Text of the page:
Stately Gilded Age Mansion with Manicured Grounds
In the early 1920s, after prominent Tulsa citizen Dr. Samuel Kennedy struck it rich on the oil fields northwest of the city, he built himself a Federal-style estate. The mansion captured the spirit of those affluent times with soaring ceilings, a grand staircase, and a pair of second-floor terraces that overlook carefully manicured lawns. After Dr. Kennedy died in 1941, the house changed hands several times—the rock band Aerosmith even recorded in the mansion’s hardwood-floor ballroom. Now known as the Kennedy Mansion Bed and Breakfast, the sprawling estate still welcomes guests with a stately elegance befitting the Jazz Age, thanks to the efforts of innkeepers Françoise and Darell Christopher.
The inn features a handful of guest rooms, each possessing an individual character. In the mint-colored Presidential suite, nine picture windows face downtown Tulsa. As the house’s master bedroom, the Presidential suite is equipped with a private library, which features an entire section on handlebar-mustache maintenance. The Country Club suite spills over onto two outdoor terraces, with one overlooking the in-ground pool and gazebo and another facing west for sunset views.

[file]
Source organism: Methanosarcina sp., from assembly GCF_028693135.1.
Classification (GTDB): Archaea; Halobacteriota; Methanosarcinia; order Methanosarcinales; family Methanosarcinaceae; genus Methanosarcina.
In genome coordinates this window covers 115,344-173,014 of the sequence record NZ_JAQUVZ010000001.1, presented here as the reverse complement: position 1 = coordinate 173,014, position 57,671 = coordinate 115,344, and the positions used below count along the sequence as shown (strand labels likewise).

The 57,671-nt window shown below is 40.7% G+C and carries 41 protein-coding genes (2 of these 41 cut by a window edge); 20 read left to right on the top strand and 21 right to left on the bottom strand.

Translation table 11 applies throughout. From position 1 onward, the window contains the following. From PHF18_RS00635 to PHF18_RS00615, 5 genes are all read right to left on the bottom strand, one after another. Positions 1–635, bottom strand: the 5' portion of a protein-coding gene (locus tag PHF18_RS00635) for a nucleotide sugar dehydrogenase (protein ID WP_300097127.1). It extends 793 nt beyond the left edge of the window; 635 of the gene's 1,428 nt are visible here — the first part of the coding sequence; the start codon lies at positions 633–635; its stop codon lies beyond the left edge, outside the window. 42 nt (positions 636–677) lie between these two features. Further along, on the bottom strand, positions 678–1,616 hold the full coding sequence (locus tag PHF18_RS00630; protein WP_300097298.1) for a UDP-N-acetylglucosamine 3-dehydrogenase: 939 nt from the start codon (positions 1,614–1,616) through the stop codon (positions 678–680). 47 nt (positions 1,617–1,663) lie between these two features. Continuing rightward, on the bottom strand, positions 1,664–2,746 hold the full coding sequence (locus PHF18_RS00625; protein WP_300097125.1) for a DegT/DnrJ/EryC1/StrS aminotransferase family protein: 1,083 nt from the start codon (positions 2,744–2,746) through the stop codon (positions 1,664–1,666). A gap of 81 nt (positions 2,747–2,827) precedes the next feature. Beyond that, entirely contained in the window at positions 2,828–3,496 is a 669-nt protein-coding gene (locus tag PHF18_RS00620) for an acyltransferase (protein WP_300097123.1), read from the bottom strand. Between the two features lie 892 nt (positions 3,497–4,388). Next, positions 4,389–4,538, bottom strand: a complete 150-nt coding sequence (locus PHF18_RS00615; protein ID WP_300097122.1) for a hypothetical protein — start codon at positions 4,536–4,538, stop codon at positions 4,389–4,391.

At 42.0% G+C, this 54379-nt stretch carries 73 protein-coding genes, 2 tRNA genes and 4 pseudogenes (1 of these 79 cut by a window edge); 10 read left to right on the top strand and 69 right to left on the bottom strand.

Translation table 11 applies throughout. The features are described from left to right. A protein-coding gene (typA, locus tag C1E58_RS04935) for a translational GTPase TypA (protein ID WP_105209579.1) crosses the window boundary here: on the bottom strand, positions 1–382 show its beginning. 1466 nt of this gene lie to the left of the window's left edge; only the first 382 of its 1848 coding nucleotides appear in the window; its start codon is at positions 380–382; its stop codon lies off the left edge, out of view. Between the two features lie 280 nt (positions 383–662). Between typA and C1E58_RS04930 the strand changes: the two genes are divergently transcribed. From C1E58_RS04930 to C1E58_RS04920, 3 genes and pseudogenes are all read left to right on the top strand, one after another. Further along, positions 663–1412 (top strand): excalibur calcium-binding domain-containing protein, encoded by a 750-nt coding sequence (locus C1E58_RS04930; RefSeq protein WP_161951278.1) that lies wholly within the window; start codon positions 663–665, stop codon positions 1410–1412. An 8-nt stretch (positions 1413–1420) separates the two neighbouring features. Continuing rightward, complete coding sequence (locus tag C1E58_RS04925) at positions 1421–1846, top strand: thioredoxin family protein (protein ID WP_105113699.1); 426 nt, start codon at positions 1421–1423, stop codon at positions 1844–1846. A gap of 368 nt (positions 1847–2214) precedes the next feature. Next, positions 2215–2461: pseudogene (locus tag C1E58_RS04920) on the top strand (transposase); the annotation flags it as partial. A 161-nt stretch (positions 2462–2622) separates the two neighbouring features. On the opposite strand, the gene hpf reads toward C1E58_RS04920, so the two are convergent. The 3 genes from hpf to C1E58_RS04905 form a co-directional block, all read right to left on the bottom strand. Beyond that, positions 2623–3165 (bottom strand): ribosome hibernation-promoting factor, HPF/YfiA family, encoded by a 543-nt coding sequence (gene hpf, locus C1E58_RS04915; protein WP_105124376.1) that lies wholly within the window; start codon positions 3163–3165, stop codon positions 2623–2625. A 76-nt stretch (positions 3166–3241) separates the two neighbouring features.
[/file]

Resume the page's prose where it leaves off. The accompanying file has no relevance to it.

In the morning, Françoise uses her French culinary expertise to prepare an à la carte gourmet breakfast, which is promptly delivered to your bedside. Guests place their orders upon check-in, with breakfast entrees including crepes, omelets, quiche lorraine, and french toast. Later in the day, enjoy complimentary beverages and appetizers out by the garden.
Tulsa, Oklahoma: Renowned Art Deco Architecture Mixed with Wild West Identity
The oil booms of the early 20th century infused wealth into Tulsa, and the downtown skyline reflects that prosperity. The city is rife with art-deco-style buildings emulating the architecture that swept the nation in the 1920s. Aside from its urban infrastructure, Tulsa is a remarkable green city due to its prime location along the banks of the Arkansas River. Twenty-six miles of paved riverfront trails wind through River Parks and past playgrounds, sculptures, and fountains.
Near the hotel, the Brady Arts District is home to Cain's Ballroom, Tulsa's legendary dance-hall-turned-music-venue. Cain's rose to fame as the favored spot of Bob Wills and the Texas Playboys, who pioneered western swing in the late 1930s. Nearby, a touch of the cowboy era lingers at the Gilcrease Museum, which is lined with paintings by Frederic Remington depicting the Wild West. Tucked in the Osage Hills, the museum also strives to preserve Native American art and artifacts.
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